Reducing drainwater: Furrow vs. subsurface drip irrigation
AuthorsAllan E. Fulton
J. D. Oster
Blaine R. Hanson
Claude J. Phene
David A. Goldhamer
Authors AffiliationsAlbn E. Fulton is Soils and Water Farm Advisor, Kings County; J. D. Oster is Soils and Wafer Extension Specialist, UC Riverside; Blaine R. Hanson is Irrigation and Drainage Extension Specialist, UC Davis; Claude J. Phene is Soils and Irrigation Scientist, USDA-ARS; David A. Goldhamer is Irrigation Extension Specialist, Kearney Agricultural Center.
Hilgardia 45(2):4-8. DOI:10.3733/ca.v045n02p4b. March 1991.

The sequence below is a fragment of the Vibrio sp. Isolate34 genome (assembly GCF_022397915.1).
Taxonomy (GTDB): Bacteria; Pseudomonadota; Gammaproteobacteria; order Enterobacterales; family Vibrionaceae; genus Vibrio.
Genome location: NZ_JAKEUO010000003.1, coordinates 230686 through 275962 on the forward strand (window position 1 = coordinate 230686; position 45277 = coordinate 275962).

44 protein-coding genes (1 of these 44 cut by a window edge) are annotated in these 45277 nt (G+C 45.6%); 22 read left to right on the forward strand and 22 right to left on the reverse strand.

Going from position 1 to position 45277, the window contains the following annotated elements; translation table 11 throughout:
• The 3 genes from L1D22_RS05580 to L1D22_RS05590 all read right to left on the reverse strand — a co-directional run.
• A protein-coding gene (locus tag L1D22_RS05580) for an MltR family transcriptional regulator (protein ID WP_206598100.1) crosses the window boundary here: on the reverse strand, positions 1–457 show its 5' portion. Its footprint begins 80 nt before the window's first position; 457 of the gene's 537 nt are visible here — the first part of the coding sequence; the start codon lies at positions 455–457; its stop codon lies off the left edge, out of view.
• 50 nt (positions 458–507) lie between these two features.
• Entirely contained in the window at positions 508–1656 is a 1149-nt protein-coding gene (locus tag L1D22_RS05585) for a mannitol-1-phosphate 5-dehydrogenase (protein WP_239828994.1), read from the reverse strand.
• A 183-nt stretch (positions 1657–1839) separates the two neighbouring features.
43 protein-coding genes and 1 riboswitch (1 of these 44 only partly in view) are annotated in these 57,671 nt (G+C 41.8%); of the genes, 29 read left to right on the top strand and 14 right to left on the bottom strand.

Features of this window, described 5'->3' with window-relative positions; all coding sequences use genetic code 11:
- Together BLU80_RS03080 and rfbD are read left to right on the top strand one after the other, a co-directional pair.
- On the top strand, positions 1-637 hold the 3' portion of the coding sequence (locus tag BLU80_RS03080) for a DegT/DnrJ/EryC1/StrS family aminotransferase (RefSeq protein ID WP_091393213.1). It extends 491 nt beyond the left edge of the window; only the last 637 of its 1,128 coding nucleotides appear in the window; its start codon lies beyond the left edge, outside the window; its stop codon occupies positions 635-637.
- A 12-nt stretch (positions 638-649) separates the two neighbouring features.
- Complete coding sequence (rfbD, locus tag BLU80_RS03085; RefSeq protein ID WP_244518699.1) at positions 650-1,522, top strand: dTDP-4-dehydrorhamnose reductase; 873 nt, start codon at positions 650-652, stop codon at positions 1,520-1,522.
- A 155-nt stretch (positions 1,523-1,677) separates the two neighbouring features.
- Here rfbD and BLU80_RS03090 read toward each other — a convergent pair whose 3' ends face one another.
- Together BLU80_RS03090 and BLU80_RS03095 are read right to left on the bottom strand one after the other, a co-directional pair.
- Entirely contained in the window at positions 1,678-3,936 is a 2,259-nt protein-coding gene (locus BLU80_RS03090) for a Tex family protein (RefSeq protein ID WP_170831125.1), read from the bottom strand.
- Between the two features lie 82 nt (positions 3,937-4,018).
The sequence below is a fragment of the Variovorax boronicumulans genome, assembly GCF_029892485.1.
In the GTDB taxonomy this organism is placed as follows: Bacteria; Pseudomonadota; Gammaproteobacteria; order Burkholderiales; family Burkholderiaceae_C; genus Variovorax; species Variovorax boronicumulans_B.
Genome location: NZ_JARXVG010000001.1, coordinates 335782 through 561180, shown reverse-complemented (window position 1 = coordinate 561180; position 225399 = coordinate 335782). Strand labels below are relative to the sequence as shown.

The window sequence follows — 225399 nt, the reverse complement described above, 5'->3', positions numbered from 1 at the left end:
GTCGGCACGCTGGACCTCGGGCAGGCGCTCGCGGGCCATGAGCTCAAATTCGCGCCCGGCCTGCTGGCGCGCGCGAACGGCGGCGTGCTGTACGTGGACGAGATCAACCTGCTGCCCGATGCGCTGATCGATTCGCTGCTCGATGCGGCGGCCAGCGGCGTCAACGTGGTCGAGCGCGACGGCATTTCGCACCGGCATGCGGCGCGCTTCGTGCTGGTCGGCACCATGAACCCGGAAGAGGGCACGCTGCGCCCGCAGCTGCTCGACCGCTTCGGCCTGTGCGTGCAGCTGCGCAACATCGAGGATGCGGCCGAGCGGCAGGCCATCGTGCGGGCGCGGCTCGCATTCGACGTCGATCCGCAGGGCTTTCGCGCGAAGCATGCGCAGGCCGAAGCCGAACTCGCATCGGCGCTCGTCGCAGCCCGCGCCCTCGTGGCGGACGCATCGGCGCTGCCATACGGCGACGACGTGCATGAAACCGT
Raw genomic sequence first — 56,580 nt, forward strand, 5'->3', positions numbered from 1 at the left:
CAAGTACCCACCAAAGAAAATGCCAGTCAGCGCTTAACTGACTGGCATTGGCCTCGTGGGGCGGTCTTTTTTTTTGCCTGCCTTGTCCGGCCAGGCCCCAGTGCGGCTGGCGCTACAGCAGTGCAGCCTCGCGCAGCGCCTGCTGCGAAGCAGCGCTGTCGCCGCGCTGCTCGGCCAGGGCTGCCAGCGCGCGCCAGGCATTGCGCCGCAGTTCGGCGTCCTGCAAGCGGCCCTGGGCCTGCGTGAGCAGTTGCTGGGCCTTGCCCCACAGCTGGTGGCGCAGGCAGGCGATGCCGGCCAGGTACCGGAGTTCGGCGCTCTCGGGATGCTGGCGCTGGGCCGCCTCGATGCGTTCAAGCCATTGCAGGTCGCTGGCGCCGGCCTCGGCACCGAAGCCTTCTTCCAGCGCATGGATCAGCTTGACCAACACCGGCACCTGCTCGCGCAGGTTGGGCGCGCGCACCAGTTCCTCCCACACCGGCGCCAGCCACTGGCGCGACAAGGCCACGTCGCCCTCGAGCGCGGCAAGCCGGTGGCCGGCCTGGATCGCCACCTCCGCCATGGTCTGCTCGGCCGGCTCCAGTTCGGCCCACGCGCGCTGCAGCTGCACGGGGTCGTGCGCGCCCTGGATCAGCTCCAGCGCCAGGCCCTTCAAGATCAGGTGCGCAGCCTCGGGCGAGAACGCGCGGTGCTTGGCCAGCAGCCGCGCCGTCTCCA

Cotton was produced using conventional furrow irrigation, an upgraded continuous-flow furrow design, surge irrigation, and subsurface drlp lrrlgatlon in 1987 and 1988. We found that the most economical method of reducing potential drainage at this site was to reduce the furrow length by half and decrease the set time by more than one-half during preirrigation. A subsurface drip system reduced potential drainage most effectively and increased production, but caused an overall profit loss. Subsurface drip systems may be profitable if properly designed and managed; however, a substantial yield increase or reduction in drainage disposal costs must be achieved. Otherwise, profitability of subsurface drip would be less than that for furrow irrigation systems.
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